By Colleen Flaherty
Fort Hood Herald
FORT HOOD - Like most soldiers, Sgt. 1st Class Verdell Lewis had Monday off from work.
But she was at Fort Hood anyway, visiting her husband's picture and other family members of fallen soldiers at Survivor Outreach Services.
"On Memorial Day, it makes it a little harder because I'm expected to be a soldier, but I still have to grieve," said Lewis. "It's rough for us all, though. We'll be here, the 'widsters.' We'll make it through together."
Established in 2009, Fort Hood SOS corresponds with more than 800 such "widsters" - the sisterhood of widows' preferred term - and other family members of fallen Central Texas soldiers.
Built as the Army model for the now-widespread SOS program, Fort Hood's center is responsible for meeting surviving family members' needs long after their unit-assigned casualty assistance officer.
While an officer helps a family through the immediate post-notification period, SOS' four-person staff helps survivors navigate the longer-term logistical, financial and emotional implications of losing a soldier, program manager James Elzie said.
While some Gold Star families avoid military life following a death, others crave a permanent home at Fort Hood, he said. "If your husband's been in jump boots for 12 years, then you have also been in jump boots for 12 years. Here, even if the soldier has passed away, the family is still connected to the military for as long as they want to be."
Terry Peggins, the center's financial adviser, said his chief mission is to assure family members "that that soldier is not forgotten."
SOS offers twice-monthly group therapy sessions and regular get-togethers for family members, in addition to its usual "open door" policy. The facility includes separate playrooms for kids and teens, a comfortable sitting room and a full kitchen for cook-ins and spontaneous, tea-fueled conversations.
"A lot of talking happens around this table," said Elzie, a retired soldier who worked in Army mortuary affairs and prisoner of war recovery for 22 years. "A lot of times, families just want to talk, and they want you to listen."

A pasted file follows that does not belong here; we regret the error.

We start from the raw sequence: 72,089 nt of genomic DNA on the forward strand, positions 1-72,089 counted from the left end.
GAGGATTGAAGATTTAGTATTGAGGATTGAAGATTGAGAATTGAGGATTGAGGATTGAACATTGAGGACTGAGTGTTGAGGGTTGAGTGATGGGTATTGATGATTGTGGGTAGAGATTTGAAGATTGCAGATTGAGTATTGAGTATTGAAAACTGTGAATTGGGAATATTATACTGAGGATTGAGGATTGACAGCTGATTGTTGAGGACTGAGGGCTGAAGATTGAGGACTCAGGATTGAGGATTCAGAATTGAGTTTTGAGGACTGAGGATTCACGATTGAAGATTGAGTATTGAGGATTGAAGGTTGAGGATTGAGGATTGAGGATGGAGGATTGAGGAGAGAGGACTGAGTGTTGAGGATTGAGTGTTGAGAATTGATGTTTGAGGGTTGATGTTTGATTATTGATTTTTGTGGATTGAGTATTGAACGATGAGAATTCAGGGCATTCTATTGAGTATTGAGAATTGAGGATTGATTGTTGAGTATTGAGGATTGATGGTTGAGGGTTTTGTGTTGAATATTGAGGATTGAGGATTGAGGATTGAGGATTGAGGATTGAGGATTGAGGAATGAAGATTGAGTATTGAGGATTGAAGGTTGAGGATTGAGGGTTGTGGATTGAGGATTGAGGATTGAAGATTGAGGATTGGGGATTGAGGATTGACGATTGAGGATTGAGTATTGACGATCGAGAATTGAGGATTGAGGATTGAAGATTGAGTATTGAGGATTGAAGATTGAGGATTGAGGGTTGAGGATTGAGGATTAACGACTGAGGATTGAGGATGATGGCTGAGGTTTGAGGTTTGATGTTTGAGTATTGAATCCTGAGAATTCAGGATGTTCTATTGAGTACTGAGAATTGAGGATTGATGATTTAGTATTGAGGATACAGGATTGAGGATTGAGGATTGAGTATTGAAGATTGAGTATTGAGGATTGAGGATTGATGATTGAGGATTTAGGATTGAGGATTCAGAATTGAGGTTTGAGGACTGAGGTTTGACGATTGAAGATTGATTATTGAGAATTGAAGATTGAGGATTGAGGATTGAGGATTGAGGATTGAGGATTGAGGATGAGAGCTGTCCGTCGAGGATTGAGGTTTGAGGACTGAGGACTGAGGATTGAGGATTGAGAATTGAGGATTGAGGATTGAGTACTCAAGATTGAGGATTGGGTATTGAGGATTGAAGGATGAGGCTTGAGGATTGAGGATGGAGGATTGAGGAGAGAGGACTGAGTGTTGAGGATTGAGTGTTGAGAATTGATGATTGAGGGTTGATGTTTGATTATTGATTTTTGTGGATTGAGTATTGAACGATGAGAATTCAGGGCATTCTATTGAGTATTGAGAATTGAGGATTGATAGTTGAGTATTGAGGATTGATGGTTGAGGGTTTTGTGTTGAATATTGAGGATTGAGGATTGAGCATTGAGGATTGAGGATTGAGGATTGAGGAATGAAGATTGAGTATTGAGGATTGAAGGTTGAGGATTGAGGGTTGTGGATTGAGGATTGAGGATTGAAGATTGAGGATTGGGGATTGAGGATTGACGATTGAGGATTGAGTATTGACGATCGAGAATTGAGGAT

Lewis, a Warrior Transition Brigade soldier who volunteers at the center in her free time, agreed. "We have potlucks, where we laugh and we cry, and we eat, and we cry."
But Lewis' favorite room is the Hall of Remembrance, a large sitting space lined by 246 photos of fallen soldiers and other military personnel whose friends and families have hung up their likenesses.
Lewis feels close to her husband, Robert, in the hall. The master sergeant died in her arms in Killeen of a massive heart attack in March 2011 at 46. Lewis, 44, described him as a loving, "gentle giant" whose care for his 4th Sustainment Brigade, 13th Sustainment Command soldiers saw her email inbox flooded with personalized condolences following his death.
Elzie said other families feel close to their soldiers in the hall. To encourage the connection, SOS staff place an envelope behind each photo frame, where families can put notes written on supplied "Thinking of you" cards.
Some families, including that of Spc. Scott Morrison, who died in Afghanistan in September 2010 while deployed with 20th Engineer Battalion, 36th Engineer Brigade, hung heart-shaped dog tag charms from the frame during a recent visit to the post.
Although his work often means sharing in survivors' sadness (small children are particularly moving, he said), Elzie said he wants to spend the rest of his working days at SOS.
"This is the most rewarding job I've had," he said, "helping these families out as much as a I can."
Lewis said she'll continue to volunteer at SOS for the foreseeable future. As a survivor, she can offer new family members the kind of support only fellow survivors can. And she said she's formed strong bonds with Elzie and his staff.
"We're a big family," she said. "Even if we don't know each other, when we get together as a family, it just comes out automatically. We're here for each other and we've built a bond."
Contact Colleen Flaherty at email@example.com or (254) 501-7559.